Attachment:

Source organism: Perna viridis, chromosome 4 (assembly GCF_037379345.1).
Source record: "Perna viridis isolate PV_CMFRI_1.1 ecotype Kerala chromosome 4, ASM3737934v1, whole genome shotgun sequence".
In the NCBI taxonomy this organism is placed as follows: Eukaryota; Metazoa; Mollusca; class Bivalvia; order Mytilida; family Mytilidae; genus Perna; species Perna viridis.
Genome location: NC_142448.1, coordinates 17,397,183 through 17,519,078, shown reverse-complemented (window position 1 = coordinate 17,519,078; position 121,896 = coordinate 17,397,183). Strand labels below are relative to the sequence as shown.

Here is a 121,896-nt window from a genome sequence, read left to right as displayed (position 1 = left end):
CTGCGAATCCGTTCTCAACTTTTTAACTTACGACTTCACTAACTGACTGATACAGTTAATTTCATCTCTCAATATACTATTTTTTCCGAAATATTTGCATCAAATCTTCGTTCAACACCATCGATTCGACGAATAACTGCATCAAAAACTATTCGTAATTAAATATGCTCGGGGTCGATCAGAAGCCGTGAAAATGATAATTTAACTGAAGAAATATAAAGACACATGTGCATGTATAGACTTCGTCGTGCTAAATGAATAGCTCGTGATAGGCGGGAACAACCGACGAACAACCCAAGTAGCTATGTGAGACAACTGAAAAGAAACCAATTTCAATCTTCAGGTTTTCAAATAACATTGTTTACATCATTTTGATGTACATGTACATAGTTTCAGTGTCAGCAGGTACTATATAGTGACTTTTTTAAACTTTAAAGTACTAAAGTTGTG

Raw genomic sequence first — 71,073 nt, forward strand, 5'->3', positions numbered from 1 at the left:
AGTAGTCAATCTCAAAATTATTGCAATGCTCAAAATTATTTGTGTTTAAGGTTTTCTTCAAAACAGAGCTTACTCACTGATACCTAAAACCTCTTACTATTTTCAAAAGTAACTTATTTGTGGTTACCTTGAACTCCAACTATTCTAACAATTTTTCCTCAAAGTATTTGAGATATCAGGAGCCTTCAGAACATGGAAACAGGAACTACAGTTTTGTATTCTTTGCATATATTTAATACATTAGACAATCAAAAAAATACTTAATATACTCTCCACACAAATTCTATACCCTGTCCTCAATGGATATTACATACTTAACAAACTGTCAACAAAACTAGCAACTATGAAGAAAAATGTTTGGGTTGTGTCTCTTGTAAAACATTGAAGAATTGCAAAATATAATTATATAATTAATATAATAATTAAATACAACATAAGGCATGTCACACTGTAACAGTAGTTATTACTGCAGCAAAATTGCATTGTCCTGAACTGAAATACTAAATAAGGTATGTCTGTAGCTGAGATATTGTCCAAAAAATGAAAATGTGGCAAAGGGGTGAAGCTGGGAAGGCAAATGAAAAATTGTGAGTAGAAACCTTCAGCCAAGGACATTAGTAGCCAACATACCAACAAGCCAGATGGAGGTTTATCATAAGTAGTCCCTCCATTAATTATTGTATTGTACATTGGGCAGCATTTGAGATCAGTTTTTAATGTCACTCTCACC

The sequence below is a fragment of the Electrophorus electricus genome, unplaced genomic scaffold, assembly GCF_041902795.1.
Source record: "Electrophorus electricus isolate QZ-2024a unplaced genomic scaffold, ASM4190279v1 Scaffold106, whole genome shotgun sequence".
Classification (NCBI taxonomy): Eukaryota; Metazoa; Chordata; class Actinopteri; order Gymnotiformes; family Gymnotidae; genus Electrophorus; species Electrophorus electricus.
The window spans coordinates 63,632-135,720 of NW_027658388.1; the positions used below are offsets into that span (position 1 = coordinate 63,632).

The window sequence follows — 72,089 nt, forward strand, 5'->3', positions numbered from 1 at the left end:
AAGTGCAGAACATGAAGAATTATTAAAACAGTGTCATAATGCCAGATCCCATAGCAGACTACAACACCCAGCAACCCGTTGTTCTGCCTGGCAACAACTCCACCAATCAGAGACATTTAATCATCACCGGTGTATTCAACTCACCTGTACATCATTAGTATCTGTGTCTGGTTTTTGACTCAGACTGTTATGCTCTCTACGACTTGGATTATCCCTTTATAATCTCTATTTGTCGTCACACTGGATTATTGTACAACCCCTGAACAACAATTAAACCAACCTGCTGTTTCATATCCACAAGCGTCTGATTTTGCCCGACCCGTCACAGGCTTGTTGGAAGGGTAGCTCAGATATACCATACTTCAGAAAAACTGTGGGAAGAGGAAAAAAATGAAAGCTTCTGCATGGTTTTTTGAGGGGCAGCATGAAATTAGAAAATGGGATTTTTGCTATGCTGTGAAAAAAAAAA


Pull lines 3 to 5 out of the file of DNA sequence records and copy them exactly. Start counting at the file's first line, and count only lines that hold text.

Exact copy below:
In the NCBI taxonomy this organism is placed as follows: Eukaryota; Metazoa; Mollusca; class Bivalvia; order Mytilida; family Mytilidae; genus Perna; species Perna viridis.
Genome location: NC_142448.1, coordinates 17,397,183 through 17,519,078, shown reverse-complemented (window position 1 = coordinate 17,519,078; position 121,896 = coordinate 17,397,183). Strand labels below are relative to the sequence as shown.

Here is a 121,896-nt window from a genome sequence, read left to right as displayed (position 1 = left end):